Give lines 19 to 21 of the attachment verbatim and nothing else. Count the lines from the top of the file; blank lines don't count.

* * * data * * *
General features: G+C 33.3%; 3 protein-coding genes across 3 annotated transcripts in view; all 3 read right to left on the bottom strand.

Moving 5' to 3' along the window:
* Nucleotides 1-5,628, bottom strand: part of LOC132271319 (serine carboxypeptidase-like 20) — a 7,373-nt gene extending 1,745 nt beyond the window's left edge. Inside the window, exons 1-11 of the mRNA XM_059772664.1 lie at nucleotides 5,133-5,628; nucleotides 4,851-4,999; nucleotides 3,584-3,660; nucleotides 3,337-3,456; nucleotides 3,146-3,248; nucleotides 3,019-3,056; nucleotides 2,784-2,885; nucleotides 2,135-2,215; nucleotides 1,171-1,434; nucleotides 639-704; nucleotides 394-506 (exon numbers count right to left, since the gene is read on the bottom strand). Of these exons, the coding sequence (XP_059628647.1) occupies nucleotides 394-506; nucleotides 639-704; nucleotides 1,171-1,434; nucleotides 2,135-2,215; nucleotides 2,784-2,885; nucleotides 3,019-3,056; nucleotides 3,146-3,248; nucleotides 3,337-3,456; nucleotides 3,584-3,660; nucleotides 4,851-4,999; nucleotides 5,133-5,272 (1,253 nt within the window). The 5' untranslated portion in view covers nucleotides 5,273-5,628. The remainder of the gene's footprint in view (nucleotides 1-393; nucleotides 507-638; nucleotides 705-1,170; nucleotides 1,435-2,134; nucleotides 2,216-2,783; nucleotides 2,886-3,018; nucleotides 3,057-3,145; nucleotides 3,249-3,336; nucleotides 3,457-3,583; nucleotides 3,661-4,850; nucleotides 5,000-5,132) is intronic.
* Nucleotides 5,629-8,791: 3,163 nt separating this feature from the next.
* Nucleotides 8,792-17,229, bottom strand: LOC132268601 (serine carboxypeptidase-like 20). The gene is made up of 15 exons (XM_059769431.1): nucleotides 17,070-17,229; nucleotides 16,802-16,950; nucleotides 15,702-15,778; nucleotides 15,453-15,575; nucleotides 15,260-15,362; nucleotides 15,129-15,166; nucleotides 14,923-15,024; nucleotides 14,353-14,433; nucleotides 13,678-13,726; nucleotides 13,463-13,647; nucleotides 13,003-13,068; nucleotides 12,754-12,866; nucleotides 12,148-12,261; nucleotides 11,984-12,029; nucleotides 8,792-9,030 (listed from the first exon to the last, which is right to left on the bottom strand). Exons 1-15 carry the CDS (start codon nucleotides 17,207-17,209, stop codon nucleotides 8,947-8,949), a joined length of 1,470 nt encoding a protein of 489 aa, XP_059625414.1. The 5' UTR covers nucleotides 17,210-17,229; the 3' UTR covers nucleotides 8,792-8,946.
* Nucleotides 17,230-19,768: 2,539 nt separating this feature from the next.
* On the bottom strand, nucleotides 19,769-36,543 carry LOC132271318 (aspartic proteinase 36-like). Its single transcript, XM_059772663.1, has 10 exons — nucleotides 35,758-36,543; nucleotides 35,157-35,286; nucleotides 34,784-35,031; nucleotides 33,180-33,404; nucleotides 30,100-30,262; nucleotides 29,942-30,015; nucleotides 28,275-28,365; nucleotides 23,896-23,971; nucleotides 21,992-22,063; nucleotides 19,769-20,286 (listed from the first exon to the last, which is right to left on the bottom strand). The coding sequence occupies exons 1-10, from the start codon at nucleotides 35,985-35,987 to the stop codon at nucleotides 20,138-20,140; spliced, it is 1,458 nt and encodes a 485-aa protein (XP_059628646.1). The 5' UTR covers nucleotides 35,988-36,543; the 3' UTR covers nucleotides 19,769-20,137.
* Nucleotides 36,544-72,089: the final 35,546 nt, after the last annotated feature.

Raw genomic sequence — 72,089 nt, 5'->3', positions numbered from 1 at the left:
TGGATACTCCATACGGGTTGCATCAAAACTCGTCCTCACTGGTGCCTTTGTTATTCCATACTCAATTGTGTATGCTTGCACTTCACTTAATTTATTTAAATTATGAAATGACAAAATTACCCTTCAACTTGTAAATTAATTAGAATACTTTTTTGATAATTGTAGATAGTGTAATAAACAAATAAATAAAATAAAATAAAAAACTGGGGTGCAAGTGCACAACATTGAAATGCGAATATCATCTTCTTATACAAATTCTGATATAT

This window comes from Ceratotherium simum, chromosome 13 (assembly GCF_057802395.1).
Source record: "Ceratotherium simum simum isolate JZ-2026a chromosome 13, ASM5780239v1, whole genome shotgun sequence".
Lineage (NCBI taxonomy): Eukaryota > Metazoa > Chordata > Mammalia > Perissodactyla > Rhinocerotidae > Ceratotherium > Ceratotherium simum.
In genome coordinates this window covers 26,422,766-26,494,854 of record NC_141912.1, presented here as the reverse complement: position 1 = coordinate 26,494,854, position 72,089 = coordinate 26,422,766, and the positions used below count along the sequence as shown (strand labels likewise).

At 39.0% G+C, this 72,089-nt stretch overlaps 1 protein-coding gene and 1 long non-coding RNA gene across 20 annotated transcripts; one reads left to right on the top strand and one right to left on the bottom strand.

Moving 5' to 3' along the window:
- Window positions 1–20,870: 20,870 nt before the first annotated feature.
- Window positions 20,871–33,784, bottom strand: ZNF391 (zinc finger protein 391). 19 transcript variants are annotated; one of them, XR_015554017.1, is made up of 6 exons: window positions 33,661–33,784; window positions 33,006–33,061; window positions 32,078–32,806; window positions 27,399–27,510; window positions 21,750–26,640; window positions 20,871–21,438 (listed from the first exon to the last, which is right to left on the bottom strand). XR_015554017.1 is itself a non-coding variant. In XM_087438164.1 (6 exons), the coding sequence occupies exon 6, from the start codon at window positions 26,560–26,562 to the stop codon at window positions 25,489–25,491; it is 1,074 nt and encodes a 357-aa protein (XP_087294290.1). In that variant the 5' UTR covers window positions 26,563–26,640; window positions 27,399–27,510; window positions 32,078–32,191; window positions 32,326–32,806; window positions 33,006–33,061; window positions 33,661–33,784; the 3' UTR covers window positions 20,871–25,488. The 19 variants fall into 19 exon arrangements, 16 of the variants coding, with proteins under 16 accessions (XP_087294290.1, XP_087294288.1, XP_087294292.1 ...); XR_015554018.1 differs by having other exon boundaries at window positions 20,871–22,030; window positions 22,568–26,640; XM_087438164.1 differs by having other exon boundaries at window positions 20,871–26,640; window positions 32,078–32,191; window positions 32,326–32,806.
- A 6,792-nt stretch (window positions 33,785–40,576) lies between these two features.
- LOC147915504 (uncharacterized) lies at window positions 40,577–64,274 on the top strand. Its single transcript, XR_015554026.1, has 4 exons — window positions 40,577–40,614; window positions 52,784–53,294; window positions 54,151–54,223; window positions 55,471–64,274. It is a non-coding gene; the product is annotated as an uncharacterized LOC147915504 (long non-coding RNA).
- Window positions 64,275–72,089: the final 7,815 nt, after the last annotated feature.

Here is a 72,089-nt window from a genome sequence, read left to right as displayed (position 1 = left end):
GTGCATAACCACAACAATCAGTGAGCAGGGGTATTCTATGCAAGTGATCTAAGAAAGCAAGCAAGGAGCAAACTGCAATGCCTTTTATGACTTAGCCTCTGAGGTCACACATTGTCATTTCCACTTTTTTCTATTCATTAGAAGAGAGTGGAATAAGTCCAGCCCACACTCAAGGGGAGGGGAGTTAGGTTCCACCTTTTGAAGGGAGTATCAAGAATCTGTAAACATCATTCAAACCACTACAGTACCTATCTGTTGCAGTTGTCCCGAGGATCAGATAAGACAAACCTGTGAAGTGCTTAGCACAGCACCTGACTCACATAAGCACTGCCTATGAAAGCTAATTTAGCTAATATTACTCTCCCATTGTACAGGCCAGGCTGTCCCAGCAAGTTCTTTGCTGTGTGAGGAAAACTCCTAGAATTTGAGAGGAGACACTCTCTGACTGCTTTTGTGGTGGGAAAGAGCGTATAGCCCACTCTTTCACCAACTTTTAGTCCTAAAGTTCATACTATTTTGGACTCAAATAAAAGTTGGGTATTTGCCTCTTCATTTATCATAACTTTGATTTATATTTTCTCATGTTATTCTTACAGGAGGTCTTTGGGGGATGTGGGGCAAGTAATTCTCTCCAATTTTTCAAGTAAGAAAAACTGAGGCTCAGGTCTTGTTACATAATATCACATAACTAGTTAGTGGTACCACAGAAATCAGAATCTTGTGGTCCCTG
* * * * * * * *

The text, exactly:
- A 6,792-nt stretch (window positions 33,785–40,576) lies between these two features.
- LOC147915504 (uncharacterized) lies at window positions 40,577–64,274 on the top strand. Its single transcript, XR_015554026.1, has 4 exons — window positions 40,577–40,614; window positions 52,784–53,294; window positions 54,151–54,223; window positions 55,471–64,274. It is a non-coding gene; the product is annotated as an uncharacterized LOC147915504 (long non-coding RNA).
- Window positions 64,275–72,089: the final 7,815 nt, after the last annotated feature.